Preterm infants are at increased risk for the development of serious nosocomial infections, especially very low birth weight infants at a NICU . In a recent review of the literature, we found that the intestinal bacterial colonisation in preterm infants is much more diverse than in term infants and that antibiotics cause a significant delay in the intestinal bacterial colonisation . Furthermore, the possibility to administer enteral nutrition is limited due to immaturity of the gastrointestinal tract in the presence of a developing immune system.
Human milk has anti-inflammatory effects and bifidogenic effects on the intestinal microflora [3, 4]. Term breastfed infants have less infections and develop less atopy compared with formula fed infants [5, 6]. Many factors have been implicated in this effect, including human milk oligosaccharides [7, 8]. Many attempts have been made to mimic this effect of human milk. Addition of prebiotics, consisting of neutral oligosaccharides, to infant formula has been found to show potential advantageous effects in term and preterm infants [9, 10]. Besides neutral oligosaccharides, breast milk also contains acidic oligosaccharides . In the past, research has mainly focussed on neutral oligosaccharides such as galacto-oligosaccharides and fructo-oligosaccharides (GOS/FOS). Supplementation of GOS/FOS in term and preterm infants results in: 1. Stimulation of a bifidogenic intestinal flora [11, 12]; 2. Reduction of pathogens in the intestine ; 3. Production of beneficial fermentation metabolites such as short chain fatty acids (SCFA) ; 4. Decrease of stool pH ; 5. Improved intestinal physiology (stool characteristics, motility) ; 6. Less infections and atopy [15, 16].
In breast milk 80% of the oligosaccharides are neutral (as in GOS/FOS), and 20% are acidic. Acidic oligosaccharides (AOS) can be derived from carrots with their active component pectin. Pectin is a common structural component of all higher plants. Cooking of pectin-containing vegetables induces the cleavage of the long-chain pectin polymers into acidic oligosaccharides. For already nearly 100 years, carrots are known to have health promoting effects. In 1908, carrot soup was used as treatment of diarrhoea . In 1997, Guggenbichler identified the anti-adhesive effect of acidic oligosaccharides .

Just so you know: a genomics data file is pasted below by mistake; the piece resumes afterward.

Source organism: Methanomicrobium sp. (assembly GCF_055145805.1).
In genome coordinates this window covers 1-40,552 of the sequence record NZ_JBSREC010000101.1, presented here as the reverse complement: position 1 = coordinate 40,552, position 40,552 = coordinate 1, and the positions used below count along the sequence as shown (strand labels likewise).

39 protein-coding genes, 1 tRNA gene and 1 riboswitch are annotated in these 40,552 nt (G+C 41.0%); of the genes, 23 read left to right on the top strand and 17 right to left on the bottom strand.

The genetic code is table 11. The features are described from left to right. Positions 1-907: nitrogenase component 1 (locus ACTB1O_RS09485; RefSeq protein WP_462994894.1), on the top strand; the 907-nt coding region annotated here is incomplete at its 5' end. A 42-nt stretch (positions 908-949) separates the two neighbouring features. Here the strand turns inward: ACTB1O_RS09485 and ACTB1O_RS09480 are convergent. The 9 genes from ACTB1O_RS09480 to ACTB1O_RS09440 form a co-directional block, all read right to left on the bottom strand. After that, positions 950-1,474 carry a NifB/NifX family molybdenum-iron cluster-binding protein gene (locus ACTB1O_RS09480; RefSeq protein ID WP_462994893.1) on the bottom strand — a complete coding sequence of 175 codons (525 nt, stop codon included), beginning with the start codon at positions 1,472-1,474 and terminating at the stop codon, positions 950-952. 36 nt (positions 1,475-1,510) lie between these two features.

The combination of acidic and neutral oligosaccharides may have several advantageous effects [10, 19–21]: 1. Improvement of the response to immunizations; 2. Stimulation of Th1 cytokine response (e.g. TNF-α, IFN-gamma) and decreasing the Th2 cytokine release (e.g. IL-10, IL-4, IL-5); 3. Stimulation of a bifidogenic intestinal flora; 4. Preventing adhesion of pathogens to epithelial tissues.
As a result of these effects, we hypothesise that preterm infants receiving a combination of GOS/FOS with AOS may have: 1. Less infections; 2. Better response to immunizations; 3. Less atopy later in life; 4. Less feeding intolerance.
As infections are still a major cause of morbidity and mortality in preterm infants, reducing the incidence of serious infections is very important. Controversy exists on the definitions for serious infections in neonates. Therefore in a previous study, we adjusted the criteria of the Centers for Disease Control and Prevention for serious infections in children < 1 year for use in neonates , and found in a prospective study these criteria applicable in preterm infants .
In conclusion, this double-blind randomised controlled trial aims to determine the effect of enteral supplementation of acidic and neutral oligosaccharides on infectious morbidity (primary outcome), immune response to immunizations, feeding tolerance and short-term and long-term outcome in preterm infants. In addition, an attempt is made to elucidate the role of acidic and neutral oligosaccharides in postnatal modulation of the immune response and postnatal adaptation of the gut.